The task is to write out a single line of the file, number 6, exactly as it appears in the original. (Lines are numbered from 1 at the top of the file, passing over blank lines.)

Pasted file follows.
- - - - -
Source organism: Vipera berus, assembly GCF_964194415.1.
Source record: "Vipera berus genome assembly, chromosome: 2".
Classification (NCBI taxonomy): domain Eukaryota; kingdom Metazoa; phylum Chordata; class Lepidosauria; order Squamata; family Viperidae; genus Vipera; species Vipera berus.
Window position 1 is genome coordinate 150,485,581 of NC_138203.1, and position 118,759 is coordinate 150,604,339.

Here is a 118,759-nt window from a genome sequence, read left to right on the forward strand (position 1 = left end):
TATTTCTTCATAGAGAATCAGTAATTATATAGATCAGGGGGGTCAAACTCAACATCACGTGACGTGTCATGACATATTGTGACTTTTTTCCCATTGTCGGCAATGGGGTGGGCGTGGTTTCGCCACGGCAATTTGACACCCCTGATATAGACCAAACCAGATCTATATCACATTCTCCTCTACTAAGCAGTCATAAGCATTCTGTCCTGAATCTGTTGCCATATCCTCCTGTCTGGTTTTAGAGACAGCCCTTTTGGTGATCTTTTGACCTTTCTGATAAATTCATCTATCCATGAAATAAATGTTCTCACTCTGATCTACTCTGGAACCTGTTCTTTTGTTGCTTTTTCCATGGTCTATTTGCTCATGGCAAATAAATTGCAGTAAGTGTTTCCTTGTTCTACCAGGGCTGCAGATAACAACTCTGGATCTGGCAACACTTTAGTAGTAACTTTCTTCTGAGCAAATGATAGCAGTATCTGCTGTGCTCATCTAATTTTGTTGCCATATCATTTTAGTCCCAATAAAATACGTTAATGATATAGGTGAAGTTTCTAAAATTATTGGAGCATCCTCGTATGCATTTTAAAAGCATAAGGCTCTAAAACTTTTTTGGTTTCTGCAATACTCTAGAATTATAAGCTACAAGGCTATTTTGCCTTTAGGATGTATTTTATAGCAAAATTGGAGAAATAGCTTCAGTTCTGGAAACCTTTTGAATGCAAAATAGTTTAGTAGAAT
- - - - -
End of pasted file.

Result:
TATTTCTTCATAGAGAATCAGTAATTATATAGATCAGGGGGGTCAAACTCAACATCACGTGACGTGTCATGACATATTGTGACTTTTTTCCCATTGTCGGCAATGGGGTGGGCGTGGTTTCGCCACGGCAATTTGACACCCCTGATATAGACCAAACCAGATCTATATCACATTCTCCTCTACTAAGCAGTCATAAGCATTCTGTCCTGAATCTGTTGCCATATCCTCCTGTCTGGTTTTAGAGACAGCCCTTTTGGTGATCTTTTGACCTTTCTGATAAATTCATCTATCCATGAAATAAATGTTCTCACTCTGATCTACTCTGGAACCTGTTCTTTTGTTGCTTTTTCCATGGTCTATTTGCTCATGGCAAATAAATTGCAGTAAGTGTTTCCTTGTTCTACCAGGGCTGCAGATAACAACTCTGGATCTGGCAACACTTTAGTAGTAACTTTCTTCTGAGCAAATGATAGCAGTATCTGCTGTGCTCATCTAATTTTGTTGCCATATCATTTTAGTCCCAATAAAATACGTTAATGATATAGGTGAAGTTTCTAAAATTATTGGAGCATCCTCGTATGCATTTTAAAAGCATAAGGCTCTAAAACTTTTTTGGTTTCTGCAATACTCTAGAATTATAAGCTACAAGGCTATTTTGCCTTTAGGATGTATTTTATAGCAAAATTGGAGAAATAGCTTCAGTTCTGGAAACCTTTTGAATGCAAAATAGTTTAGTAGAAT